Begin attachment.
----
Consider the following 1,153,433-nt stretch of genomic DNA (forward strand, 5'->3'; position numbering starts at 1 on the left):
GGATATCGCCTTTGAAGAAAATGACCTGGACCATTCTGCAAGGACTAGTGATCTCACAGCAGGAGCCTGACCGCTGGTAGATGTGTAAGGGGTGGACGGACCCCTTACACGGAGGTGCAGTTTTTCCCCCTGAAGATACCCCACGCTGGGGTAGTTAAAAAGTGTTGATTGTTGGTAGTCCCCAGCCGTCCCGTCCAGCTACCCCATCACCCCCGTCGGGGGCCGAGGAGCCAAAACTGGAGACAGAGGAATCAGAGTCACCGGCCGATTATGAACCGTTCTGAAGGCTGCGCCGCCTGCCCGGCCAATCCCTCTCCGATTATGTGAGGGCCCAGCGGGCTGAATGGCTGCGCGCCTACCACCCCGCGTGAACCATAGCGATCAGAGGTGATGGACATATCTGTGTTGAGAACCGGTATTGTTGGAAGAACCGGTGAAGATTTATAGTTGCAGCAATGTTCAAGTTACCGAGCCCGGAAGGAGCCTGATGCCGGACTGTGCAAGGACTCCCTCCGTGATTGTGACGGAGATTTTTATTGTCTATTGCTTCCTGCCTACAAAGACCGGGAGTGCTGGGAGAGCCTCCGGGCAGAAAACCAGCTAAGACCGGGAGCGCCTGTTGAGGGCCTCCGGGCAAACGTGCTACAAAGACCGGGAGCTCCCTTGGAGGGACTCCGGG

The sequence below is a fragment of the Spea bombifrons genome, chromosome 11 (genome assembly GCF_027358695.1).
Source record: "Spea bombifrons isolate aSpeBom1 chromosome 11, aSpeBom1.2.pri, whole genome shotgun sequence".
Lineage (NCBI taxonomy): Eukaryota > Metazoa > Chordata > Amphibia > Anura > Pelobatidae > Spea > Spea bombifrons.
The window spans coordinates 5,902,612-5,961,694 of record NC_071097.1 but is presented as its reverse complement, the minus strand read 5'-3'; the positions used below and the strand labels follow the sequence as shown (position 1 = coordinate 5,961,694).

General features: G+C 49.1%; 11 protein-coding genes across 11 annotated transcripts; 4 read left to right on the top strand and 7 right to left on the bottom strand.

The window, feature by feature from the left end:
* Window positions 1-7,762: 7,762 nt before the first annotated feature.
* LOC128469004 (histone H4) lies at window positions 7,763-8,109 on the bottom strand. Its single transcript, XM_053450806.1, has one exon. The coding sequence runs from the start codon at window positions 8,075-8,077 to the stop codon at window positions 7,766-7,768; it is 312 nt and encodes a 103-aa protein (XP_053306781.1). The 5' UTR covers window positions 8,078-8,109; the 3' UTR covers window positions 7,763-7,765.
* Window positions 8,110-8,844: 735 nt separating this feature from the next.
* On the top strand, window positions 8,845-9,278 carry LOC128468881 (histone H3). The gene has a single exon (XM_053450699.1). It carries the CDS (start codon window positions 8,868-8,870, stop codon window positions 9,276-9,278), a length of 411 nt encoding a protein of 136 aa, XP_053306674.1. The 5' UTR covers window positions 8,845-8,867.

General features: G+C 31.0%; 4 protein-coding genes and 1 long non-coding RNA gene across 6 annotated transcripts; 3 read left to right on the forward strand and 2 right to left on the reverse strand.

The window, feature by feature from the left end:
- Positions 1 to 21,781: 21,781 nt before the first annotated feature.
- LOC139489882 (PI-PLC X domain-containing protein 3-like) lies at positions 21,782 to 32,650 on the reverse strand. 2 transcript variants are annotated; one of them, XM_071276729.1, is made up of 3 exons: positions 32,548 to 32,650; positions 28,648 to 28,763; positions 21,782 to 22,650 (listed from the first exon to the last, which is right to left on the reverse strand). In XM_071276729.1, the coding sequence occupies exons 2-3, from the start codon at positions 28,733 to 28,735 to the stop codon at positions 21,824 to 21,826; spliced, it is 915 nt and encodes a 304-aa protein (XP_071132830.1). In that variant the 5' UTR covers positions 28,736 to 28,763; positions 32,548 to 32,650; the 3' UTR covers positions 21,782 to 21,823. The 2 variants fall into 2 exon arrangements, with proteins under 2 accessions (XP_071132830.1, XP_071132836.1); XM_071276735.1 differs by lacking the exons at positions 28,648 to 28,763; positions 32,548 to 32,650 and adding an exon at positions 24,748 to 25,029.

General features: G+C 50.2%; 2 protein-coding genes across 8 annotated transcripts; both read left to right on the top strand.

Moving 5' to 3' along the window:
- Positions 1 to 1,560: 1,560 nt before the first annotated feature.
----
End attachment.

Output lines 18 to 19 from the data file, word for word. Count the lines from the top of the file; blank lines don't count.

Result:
Moving 5' to 3' along the window:
- Positions 1 to 1,560: 1,560 nt before the first annotated feature.